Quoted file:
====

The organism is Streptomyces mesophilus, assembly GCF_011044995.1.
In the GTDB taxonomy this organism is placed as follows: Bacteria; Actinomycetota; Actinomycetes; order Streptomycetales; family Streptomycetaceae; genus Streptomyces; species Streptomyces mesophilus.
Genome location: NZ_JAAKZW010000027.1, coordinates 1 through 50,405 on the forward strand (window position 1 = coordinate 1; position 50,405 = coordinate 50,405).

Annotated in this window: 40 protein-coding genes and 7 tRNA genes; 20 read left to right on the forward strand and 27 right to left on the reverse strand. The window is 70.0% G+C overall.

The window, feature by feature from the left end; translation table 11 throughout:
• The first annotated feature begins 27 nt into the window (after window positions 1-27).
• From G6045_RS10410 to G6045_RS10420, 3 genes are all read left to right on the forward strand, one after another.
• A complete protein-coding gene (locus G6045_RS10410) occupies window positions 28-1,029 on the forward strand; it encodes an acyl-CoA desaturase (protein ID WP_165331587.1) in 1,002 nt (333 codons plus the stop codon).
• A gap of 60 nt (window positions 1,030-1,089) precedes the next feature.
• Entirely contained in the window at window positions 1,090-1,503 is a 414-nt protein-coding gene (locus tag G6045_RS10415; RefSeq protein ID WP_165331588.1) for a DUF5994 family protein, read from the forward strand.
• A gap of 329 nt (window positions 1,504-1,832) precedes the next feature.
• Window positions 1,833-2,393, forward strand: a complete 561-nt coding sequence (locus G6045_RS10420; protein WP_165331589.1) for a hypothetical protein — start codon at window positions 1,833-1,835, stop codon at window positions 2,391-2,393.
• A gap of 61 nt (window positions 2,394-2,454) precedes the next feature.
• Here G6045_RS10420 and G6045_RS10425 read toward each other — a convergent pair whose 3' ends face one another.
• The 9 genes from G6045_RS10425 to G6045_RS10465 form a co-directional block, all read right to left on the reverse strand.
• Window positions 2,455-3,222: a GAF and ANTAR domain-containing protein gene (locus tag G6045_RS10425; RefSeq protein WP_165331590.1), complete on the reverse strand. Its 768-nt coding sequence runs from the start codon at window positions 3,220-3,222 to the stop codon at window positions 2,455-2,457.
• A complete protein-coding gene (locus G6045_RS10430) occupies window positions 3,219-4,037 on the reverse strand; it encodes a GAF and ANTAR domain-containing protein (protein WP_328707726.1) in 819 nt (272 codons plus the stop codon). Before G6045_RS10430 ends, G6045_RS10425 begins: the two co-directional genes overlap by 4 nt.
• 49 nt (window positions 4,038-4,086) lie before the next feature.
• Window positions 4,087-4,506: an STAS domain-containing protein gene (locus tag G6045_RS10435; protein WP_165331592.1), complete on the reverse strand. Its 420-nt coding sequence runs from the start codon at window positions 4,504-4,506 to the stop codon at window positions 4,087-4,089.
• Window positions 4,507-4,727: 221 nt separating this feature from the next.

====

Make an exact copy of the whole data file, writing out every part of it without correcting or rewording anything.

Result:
The organism is Streptomyces mesophilus, assembly GCF_011044995.1.
In the GTDB taxonomy this organism is placed as follows: Bacteria; Actinomycetota; Actinomycetes; order Streptomycetales; family Streptomycetaceae; genus Streptomyces; species Streptomyces mesophilus.
Genome location: NZ_JAAKZW010000027.1, coordinates 1 through 50,405 on the forward strand (window position 1 = coordinate 1; position 50,405 = coordinate 50,405).

Annotated in this window: 40 protein-coding genes and 7 tRNA genes; 20 read left to right on the forward strand and 27 right to left on the reverse strand. The window is 70.0% G+C overall.

The window, feature by feature from the left end; translation table 11 throughout:
• The first annotated feature begins 27 nt into the window (after window positions 1-27).
• From G6045_RS10410 to G6045_RS10420, 3 genes are all read left to right on the forward strand, one after another.
• A complete protein-coding gene (locus G6045_RS10410) occupies window positions 28-1,029 on the forward strand; it encodes an acyl-CoA desaturase (protein ID WP_165331587.1) in 1,002 nt (333 codons plus the stop codon).
• A gap of 60 nt (window positions 1,030-1,089) precedes the next feature.
• Entirely contained in the window at window positions 1,090-1,503 is a 414-nt protein-coding gene (locus tag G6045_RS10415; RefSeq protein ID WP_165331588.1) for a DUF5994 family protein, read from the forward strand.
• A gap of 329 nt (window positions 1,504-1,832) precedes the next feature.
• Window positions 1,833-2,393, forward strand: a complete 561-nt coding sequence (locus G6045_RS10420; protein WP_165331589.1) for a hypothetical protein — start codon at window positions 1,833-1,835, stop codon at window positions 2,391-2,393.
• A gap of 61 nt (window positions 2,394-2,454) precedes the next feature.
• Here G6045_RS10420 and G6045_RS10425 read toward each other — a convergent pair whose 3' ends face one another.
• The 9 genes from G6045_RS10425 to G6045_RS10465 form a co-directional block, all read right to left on the reverse strand.
• Window positions 2,455-3,222: a GAF and ANTAR domain-containing protein gene (locus tag G6045_RS10425; RefSeq protein WP_165331590.1), complete on the reverse strand. Its 768-nt coding sequence runs from the start codon at window positions 3,220-3,222 to the stop codon at window positions 2,455-2,457.
• A complete protein-coding gene (locus G6045_RS10430) occupies window positions 3,219-4,037 on the reverse strand; it encodes a GAF and ANTAR domain-containing protein (protein WP_328707726.1) in 819 nt (272 codons plus the stop codon). Before G6045_RS10430 ends, G6045_RS10425 begins: the two co-directional genes overlap by 4 nt.
• 49 nt (window positions 4,038-4,086) lie before the next feature.
• Window positions 4,087-4,506: an STAS domain-containing protein gene (locus tag G6045_RS10435; protein WP_165331592.1), complete on the reverse strand. Its 420-nt coding sequence runs from the start codon at window positions 4,504-4,506 to the stop codon at window positions 4,087-4,089.
• Window positions 4,507-4,727: 221 nt separating this feature from the next.